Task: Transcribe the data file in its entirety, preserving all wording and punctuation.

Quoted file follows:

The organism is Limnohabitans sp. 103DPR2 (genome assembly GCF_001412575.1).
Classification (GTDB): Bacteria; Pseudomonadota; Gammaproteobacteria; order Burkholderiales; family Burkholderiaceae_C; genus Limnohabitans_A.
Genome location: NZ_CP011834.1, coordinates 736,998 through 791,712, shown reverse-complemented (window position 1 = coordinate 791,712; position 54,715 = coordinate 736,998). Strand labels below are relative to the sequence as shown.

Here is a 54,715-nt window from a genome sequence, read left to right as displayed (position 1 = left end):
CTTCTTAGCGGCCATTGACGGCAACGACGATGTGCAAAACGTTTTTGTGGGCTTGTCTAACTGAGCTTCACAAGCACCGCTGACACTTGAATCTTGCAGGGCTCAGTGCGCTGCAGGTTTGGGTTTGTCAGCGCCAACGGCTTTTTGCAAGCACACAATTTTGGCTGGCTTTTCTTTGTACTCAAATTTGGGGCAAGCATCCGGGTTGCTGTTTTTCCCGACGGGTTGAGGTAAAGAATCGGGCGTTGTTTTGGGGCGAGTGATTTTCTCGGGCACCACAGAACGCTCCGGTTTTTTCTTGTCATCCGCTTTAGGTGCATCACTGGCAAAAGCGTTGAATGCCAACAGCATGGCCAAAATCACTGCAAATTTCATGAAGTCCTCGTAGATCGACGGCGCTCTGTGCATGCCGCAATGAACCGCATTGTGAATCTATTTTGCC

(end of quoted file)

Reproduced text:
The organism is Limnohabitans sp. 103DPR2 (genome assembly GCF_001412575.1).
Classification (GTDB): Bacteria; Pseudomonadota; Gammaproteobacteria; order Burkholderiales; family Burkholderiaceae_C; genus Limnohabitans_A.
Genome location: NZ_CP011834.1, coordinates 736,998 through 791,712, shown reverse-complemented (window position 1 = coordinate 791,712; position 54,715 = coordinate 736,998). Strand labels below are relative to the sequence as shown.

Here is a 54,715-nt window from a genome sequence, read left to right as displayed (position 1 = left end):
CTTCTTAGCGGCCATTGACGGCAACGACGATGTGCAAAACGTTTTTGTGGGCTTGTCTAACTGAGCTTCACAAGCACCGCTGACACTTGAATCTTGCAGGGCTCAGTGCGCTGCAGGTTTGGGTTTGTCAGCGCCAACGGCTTTTTGCAAGCACACAATTTTGGCTGGCTTTTCTTTGTACTCAAATTTGGGGCAAGCATCCGGGTTGCTGTTTTTCCCGACGGGTTGAGGTAAAGAATCGGGCGTTGTTTTGGGGCGAGTGATTTTCTCGGGCACCACAGAACGCTCCGGTTTTTTCTTGTCATCCGCTTTAGGTGCATCACTGGCAAAAGCGTTGAATGCCAACAGCATGGCCAAAATCACTGCAAATTTCATGAAGTCCTCGTAGATCGACGGCGCTCTGTGCATGCCGCAATGAACCGCATTGTGAATCTATTTTGCC